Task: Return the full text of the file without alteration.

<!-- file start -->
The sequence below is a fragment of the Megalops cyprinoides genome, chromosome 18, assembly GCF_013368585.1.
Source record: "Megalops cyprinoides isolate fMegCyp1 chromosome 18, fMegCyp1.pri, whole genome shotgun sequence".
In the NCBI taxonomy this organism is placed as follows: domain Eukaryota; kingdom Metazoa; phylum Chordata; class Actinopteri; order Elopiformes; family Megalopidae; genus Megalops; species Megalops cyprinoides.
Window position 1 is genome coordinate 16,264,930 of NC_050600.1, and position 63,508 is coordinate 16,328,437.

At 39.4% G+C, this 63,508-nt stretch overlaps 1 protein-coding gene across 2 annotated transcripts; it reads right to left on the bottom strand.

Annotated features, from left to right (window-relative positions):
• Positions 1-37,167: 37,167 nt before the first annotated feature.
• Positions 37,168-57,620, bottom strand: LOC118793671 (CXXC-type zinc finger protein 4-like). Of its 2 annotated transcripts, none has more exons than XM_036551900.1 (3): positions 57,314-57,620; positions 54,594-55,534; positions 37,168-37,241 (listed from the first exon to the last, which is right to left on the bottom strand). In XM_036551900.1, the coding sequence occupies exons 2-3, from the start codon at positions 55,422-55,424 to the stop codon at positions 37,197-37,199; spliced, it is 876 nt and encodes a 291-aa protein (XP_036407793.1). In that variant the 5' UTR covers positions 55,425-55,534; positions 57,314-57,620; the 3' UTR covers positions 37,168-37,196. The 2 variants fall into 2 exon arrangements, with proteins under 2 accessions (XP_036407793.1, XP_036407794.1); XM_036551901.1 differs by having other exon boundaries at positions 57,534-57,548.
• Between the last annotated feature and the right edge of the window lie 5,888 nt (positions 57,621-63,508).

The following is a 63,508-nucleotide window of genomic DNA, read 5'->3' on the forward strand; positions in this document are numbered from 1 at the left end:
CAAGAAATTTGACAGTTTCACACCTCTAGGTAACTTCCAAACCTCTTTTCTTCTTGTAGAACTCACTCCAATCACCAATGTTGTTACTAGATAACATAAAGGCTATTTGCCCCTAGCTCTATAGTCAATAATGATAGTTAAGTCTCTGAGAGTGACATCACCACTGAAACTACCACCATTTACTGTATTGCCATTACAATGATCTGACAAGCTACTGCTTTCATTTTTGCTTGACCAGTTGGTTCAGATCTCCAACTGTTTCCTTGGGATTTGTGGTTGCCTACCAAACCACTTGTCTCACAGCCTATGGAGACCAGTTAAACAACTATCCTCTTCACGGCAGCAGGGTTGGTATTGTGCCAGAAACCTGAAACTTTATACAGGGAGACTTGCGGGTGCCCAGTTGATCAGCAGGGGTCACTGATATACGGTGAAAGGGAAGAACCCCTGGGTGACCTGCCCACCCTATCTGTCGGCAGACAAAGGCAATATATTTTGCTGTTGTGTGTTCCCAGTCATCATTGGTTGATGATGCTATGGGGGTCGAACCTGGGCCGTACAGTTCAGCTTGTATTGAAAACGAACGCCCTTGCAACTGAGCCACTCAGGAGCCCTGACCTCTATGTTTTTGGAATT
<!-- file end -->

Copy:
The sequence below is a fragment of the Megalops cyprinoides genome, chromosome 18, assembly GCF_013368585.1.
Source record: "Megalops cyprinoides isolate fMegCyp1 chromosome 18, fMegCyp1.pri, whole genome shotgun sequence".
In the NCBI taxonomy this organism is placed as follows: domain Eukaryota; kingdom Metazoa; phylum Chordata; class Actinopteri; order Elopiformes; family Megalopidae; genus Megalops; species Megalops cyprinoides.
Window position 1 is genome coordinate 16,264,930 of NC_050600.1, and position 63,508 is coordinate 16,328,437.

At 39.4% G+C, this 63,508-nt stretch overlaps 1 protein-coding gene across 2 annotated transcripts; it reads right to left on the bottom strand.

Annotated features, from left to right (window-relative positions):
• Positions 1-37,167: 37,167 nt before the first annotated feature.
• Positions 37,168-57,620, bottom strand: LOC118793671 (CXXC-type zinc finger protein 4-like). Of its 2 annotated transcripts, none has more exons than XM_036551900.1 (3): positions 57,314-57,620; positions 54,594-55,534; positions 37,168-37,241 (listed from the first exon to the last, which is right to left on the bottom strand). In XM_036551900.1, the coding sequence occupies exons 2-3, from the start codon at positions 55,422-55,424 to the stop codon at positions 37,197-37,199; spliced, it is 876 nt and encodes a 291-aa protein (XP_036407793.1). In that variant the 5' UTR covers positions 55,425-55,534; positions 57,314-57,620; the 3' UTR covers positions 37,168-37,196. The 2 variants fall into 2 exon arrangements, with proteins under 2 accessions (XP_036407793.1, XP_036407794.1); XM_036551901.1 differs by having other exon boundaries at positions 57,534-57,548.
• Between the last annotated feature and the right edge of the window lie 5,888 nt (positions 57,621-63,508).

The following is a 63,508-nucleotide window of genomic DNA, read 5'->3' on the forward strand; positions in this document are numbered from 1 at the left end:
CAAGAAATTTGACAGTTTCACACCTCTAGGTAACTTCCAAACCTCTTTTCTTCTTGTAGAACTCACTCCAATCACCAATGTTGTTACTAGATAACATAAAGGCTATTTGCCCCTAGCTCTATAGTCAATAATGATAGTTAAGTCTCTGAGAGTGACATCACCACTGAAACTACCACCATTTACTGTATTGCCATTACAATGATCTGACAAGCTACTGCTTTCATTTTTGCTTGACCAGTTGGTTCAGATCTCCAACTGTTTCCTTGGGATTTGTGGTTGCCTACCAAACCACTTGTCTCACAGCCTATGGAGACCAGTTAAACAACTATCCTCTTCACGGCAGCAGGGTTGGTATTGTGCCAGAAACCTGAAACTTTATACAGGGAGACTTGCGGGTGCCCAGTTGATCAGCAGGGGTCACTGATATACGGTGAAAGGGAAGAACCCCTGGGTGACCTGCCCACCCTATCTGTCGGCAGACAAAGGCAATATATTTTGCTGTTGTGTGTTCCCAGTCATCATTGGTTGATGATGCTATGGGGGTCGAACCTGGGCCGTACAGTTCAGCTTGTATTGAAAACGAACGCCCTTGCAACTGAGCCACTCAGGAGCCCTGACCTCTATGTTTTTGGAATT